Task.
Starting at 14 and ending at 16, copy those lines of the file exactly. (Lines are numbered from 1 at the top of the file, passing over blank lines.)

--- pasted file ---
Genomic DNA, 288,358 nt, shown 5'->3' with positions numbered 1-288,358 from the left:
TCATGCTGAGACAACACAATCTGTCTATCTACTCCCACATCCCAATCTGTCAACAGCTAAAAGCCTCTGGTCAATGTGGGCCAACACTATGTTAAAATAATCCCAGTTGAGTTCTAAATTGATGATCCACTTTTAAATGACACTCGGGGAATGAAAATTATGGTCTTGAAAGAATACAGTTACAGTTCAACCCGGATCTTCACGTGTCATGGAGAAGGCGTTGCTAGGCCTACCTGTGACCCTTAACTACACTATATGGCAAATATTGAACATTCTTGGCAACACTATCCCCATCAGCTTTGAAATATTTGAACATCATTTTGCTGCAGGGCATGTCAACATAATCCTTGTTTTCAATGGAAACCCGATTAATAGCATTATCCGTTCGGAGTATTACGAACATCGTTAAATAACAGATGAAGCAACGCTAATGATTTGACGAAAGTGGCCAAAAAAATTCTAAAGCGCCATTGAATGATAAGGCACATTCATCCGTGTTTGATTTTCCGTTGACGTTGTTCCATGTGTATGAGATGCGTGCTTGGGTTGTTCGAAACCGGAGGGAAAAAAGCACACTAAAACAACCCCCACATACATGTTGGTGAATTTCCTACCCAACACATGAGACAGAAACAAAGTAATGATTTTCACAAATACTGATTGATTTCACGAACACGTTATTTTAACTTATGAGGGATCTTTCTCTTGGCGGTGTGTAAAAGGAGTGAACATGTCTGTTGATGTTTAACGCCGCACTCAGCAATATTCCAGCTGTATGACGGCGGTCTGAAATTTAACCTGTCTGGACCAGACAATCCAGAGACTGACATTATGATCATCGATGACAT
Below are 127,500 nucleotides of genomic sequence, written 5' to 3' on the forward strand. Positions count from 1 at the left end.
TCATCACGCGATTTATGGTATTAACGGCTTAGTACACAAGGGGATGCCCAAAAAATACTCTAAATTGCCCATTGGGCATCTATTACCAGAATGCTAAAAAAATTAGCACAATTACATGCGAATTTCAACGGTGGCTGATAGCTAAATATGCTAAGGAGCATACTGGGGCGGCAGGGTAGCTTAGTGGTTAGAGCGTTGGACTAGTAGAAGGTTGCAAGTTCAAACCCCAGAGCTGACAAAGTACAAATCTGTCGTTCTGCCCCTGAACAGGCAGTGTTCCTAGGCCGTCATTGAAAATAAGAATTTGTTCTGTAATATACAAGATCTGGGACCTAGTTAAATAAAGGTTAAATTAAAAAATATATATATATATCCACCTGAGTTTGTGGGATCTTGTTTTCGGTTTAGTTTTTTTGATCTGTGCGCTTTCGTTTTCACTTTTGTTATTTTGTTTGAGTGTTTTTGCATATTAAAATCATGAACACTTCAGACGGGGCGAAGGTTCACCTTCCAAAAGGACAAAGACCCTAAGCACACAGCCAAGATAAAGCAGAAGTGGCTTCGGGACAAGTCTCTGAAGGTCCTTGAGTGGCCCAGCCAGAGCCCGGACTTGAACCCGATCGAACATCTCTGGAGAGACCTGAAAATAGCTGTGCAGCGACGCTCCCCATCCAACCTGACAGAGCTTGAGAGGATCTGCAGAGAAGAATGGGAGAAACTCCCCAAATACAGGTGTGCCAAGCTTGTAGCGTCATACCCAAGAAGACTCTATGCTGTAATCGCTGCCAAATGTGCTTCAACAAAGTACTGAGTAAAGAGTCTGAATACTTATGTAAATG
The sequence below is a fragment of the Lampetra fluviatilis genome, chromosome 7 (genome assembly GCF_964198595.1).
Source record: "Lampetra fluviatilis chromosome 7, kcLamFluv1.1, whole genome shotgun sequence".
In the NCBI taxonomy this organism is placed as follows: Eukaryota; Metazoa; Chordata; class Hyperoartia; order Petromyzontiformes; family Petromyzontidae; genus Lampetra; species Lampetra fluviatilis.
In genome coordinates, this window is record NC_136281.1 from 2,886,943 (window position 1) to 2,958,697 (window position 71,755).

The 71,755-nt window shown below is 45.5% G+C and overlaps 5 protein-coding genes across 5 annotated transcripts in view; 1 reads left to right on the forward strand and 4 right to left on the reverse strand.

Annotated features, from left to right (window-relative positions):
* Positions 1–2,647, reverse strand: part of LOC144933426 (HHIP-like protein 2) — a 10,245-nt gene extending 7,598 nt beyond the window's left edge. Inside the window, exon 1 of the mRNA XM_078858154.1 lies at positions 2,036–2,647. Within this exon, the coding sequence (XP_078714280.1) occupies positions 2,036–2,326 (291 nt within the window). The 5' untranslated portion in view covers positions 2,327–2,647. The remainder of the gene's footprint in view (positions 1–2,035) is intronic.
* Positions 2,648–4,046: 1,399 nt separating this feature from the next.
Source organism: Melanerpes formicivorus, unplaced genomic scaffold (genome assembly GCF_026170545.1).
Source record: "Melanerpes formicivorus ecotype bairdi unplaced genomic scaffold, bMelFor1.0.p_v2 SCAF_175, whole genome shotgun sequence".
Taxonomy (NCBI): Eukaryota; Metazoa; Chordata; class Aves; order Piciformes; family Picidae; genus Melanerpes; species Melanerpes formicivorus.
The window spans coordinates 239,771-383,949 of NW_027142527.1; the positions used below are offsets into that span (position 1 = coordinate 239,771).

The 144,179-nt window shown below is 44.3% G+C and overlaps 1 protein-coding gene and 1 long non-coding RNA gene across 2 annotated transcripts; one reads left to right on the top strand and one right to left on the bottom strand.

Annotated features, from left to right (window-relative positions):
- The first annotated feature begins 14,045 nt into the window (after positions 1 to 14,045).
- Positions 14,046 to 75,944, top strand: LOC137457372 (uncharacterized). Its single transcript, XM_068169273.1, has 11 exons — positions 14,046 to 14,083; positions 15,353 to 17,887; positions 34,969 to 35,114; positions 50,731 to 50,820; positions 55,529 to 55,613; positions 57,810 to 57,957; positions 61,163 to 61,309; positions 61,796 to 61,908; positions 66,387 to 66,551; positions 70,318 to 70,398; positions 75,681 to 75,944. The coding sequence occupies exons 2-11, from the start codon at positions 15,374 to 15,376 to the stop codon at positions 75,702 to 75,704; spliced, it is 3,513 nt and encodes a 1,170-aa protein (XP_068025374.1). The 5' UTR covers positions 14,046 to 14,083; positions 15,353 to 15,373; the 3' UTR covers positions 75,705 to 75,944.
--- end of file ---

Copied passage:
Source record: "Melanerpes formicivorus ecotype bairdi unplaced genomic scaffold, bMelFor1.0.p_v2 SCAF_175, whole genome shotgun sequence".
Taxonomy (NCBI): Eukaryota; Metazoa; Chordata; class Aves; order Piciformes; family Picidae; genus Melanerpes; species Melanerpes formicivorus.
The window spans coordinates 239,771-383,949 of NW_027142527.1; the positions used below are offsets into that span (position 1 = coordinate 239,771).